Our entire social, legal and economic order is based on the axiom of free will, the idea that people are autonomous and rational agents who do what we decide at all times.
The last thing a bank robber's lawyer would think of would be to argue that her client did it involuntarily, moved by the deterministic forces of the cosmos and brain anatomy.
The judge wouldn't listen to him, and he'd put the guy in jail assuming he'd robbed the bank because he felt like it.
If the cause were the determinism of the cosmos, there would be no way to hold people accountable for their actions.
You yourself are reading this article because you want to, right?
An experiment by Benjamin Libet in the 1980s, already a classic, came to entangle our received knowledge on this question.
Libet, a neurologist at the University of California, San Francisco, asked a group of volunteers to move their wrists whenever they wanted.
They also had to say at what exact moment they had made the decision to move it.
The swarm of electrodes that Libet had attached to their heads showed that the brain neurons responsible for moving the doll were activated half a second before the doll moved and—here comes the bang—a quarter of a second before the subjects had moved. made that decision.
The experiment was well done, and has been confirmed and perfected by subsequent research, but its interpretation has been at the vortex of a deep-seated scientific and philosophical debate for 40 years.
Because the most natural reading of these data implies that our decisions are the product of neural processes of which we are unconscious.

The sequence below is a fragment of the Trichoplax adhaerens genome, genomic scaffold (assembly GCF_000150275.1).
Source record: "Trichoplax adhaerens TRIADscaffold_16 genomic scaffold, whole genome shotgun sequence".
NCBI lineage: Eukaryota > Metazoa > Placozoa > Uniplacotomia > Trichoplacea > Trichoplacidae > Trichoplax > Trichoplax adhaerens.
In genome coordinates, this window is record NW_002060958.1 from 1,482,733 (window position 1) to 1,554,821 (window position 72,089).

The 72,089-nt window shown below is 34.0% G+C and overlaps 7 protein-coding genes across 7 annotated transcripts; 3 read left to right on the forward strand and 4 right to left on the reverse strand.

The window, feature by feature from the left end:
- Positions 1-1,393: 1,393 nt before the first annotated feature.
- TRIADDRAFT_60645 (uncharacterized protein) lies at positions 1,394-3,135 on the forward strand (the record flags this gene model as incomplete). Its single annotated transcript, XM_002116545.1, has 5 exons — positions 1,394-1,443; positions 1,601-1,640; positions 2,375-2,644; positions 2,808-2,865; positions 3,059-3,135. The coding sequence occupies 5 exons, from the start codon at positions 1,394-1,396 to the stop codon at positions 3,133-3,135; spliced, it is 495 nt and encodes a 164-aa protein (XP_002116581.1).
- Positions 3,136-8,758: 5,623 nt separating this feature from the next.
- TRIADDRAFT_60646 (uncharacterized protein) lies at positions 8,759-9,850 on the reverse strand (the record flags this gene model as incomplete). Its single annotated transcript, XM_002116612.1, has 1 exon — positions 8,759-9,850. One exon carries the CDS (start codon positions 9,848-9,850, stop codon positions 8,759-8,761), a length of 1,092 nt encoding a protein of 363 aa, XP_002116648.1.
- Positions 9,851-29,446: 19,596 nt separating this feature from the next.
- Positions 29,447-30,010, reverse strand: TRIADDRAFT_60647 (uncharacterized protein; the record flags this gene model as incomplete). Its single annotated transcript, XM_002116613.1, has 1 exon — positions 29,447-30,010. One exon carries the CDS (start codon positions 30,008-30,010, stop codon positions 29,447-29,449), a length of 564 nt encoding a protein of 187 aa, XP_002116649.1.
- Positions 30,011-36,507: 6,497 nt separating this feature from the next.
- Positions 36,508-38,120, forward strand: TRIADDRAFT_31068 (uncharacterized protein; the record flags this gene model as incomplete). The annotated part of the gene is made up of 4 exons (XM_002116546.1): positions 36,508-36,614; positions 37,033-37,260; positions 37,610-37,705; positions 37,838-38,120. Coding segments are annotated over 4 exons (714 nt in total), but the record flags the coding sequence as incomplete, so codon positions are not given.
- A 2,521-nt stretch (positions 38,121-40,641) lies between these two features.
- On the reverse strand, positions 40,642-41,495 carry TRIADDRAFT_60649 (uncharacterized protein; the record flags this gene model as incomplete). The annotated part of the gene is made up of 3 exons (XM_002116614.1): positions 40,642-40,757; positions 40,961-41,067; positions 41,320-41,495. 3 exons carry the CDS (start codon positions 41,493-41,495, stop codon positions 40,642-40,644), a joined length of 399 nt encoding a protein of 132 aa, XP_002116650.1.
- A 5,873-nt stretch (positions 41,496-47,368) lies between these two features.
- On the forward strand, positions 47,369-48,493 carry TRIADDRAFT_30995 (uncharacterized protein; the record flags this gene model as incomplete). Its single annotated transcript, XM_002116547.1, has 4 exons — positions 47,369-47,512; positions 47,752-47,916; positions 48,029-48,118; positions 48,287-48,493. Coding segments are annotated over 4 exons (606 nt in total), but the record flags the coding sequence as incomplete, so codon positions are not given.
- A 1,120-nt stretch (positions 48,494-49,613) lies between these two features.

Our mental life, what we call
, would be a kind of literary narration, or moral justification, of what the brain was already doing on its own, beyond our voluntary control.
Sounds strange, doesn't it, but there is plenty of other evidence that the vast majority of mental activity is unconscious.
Someone whose name I don't remember came up with the inspiring metaphor that we are a passenger leaning over the bow of an ocean liner whose operation we know nothing about.
It is a terrifying idea, but beautiful and exact as a verse by Jorge Luis Borges.
The question continues to hang over our heads.
There is even a collaborative project between philosophers and scientists called Neurophilosophy & Free Will, dedicated to refuting, or at least qualifying, the theory that
is an illusion.
"Neuroscientific research has cast doubt on whether consciousness is part of the causal chain that leads to action," says its frontispiece.
"In this project, a group of 17 neuroscientists and philosophers joined forces to understand how the human brain enables conscious and causal control of actions."
Two of his collaborators, the philosopher Alessandra Buccella and the psychologist Tomáš Dominik, from Chapman University, present in
the main ideas circulating in such high forums.
His conclusion is that free will is a useful concept, although its definition needs to be reexamined.
Think about it.
If they feel like it, of course.
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